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Embassy of Heavenby Duane Mabee on September 1, 2022
There are a number of metaphors used in the New Testament to describe the church. The church is the body of Christ and the bride of Christ. We are called a living temple, the household of God, and a family. Each of these metaphors communicate specific concepts that should be true of each local church.
Paul hints at another metaphor when he calls himself an “ambassador in chains” in Ephesians 6:20. If we, like Paul, are ambassadors for Christ, then each local church is an embassy. What does that picture of the church communicate?
An embassy represents the interests of one nation to another nation within the confines of the host nation. It is an outpost of sorts. It officially speaks for its nation of origin, representing its interests and protecting its citizens living or travelling in the foreign nation.
When you step into an American embassy, you are considered to be on American soil, even though the embassy may be located in France or Germany. Inside the embassy, you will encounter the culture of the embassy’s home nation. You will hear the language of the home nation. The U.S. embassy has the authority of the U.S. government to speak on behalf of the United States and is recognized by the host nation as doing so.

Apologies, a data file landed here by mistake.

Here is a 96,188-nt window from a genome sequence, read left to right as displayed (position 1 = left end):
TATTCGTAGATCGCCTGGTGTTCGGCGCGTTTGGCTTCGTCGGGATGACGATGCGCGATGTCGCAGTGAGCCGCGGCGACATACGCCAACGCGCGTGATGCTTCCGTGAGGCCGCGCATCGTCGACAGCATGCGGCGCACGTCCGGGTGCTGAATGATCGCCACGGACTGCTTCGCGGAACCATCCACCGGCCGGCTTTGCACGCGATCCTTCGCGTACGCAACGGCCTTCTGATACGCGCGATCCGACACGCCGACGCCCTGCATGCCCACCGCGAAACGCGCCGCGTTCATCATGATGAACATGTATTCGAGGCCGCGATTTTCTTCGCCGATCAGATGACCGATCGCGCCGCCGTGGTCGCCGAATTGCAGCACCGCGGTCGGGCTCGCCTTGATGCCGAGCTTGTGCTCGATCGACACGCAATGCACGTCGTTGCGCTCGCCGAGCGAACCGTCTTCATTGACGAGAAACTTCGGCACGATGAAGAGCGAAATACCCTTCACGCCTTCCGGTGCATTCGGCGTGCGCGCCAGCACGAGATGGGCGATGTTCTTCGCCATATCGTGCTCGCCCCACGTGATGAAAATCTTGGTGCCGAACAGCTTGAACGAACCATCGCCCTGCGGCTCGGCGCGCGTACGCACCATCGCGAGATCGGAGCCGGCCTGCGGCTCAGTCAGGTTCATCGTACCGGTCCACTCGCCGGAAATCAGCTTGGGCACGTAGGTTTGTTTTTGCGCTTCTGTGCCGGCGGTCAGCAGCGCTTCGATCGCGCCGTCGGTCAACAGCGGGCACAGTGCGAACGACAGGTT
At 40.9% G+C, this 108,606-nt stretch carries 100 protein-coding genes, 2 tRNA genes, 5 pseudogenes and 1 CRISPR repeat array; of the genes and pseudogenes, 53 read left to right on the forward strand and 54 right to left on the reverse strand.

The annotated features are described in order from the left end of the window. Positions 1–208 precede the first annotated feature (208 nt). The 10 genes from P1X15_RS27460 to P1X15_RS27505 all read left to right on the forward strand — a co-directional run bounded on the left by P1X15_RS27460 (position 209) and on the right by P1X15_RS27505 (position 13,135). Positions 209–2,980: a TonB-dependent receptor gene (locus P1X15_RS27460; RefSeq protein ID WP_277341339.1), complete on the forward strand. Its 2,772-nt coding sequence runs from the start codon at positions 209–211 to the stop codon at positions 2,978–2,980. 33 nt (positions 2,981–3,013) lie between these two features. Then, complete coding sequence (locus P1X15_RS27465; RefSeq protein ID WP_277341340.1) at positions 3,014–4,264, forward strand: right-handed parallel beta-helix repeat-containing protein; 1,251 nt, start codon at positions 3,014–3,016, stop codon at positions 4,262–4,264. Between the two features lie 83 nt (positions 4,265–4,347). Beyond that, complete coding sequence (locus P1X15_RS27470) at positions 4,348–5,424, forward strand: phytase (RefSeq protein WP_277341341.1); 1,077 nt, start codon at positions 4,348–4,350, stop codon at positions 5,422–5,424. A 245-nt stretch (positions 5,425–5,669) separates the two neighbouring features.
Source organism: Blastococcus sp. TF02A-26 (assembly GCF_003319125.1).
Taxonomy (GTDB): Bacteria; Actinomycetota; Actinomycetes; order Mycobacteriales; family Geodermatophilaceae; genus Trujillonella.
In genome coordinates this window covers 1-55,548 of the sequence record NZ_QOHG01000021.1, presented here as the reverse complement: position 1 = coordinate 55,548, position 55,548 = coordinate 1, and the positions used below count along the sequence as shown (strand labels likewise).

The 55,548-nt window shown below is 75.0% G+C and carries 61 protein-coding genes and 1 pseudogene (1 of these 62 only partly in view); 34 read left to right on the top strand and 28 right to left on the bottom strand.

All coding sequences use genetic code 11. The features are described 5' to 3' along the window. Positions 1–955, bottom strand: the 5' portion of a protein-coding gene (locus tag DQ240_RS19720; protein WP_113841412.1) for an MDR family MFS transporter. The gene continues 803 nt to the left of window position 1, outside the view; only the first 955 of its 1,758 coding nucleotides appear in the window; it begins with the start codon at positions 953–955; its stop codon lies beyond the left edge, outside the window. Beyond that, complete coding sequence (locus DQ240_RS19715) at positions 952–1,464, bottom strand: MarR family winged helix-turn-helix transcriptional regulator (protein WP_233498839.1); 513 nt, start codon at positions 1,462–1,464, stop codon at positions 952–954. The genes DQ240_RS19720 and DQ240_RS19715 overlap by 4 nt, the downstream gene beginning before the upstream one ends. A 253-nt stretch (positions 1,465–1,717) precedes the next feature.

If the church is an embassy of heaven, we should expect to find the culture of heaven inside the church. We should expect to hear the language of heaven, and we should expect to find people living by the rules and customs of heaven. But we are like foreign workers in that embassy. We don’t come in already steeped in the culture of heaven. We have to learn it.
One of the reasons Christ calls us to gather together in local churches is to help us learn the culture of heaven. Hansen and Leeman in their book Rediscover Church contend that we must gather together as a church is to learn the culture of heaven and be shaped together as a people. As we center our gatherings around the Word of God, we learn the heavenly culture that should characterize us as a distinct people. As we do, we become heaven’s ambassadors in our communities, neighborhoods, schools and families.
You cannot acclimate to a culture if you aren’t immersed in it. You cannot learn to interact appropriately without rubbing shoulders with others and navigating misunderstandings and miscommunications. Church is about a lot more than the transfer of information. It’s about learning to live together as citizens of a culture that is foreign to us by nature.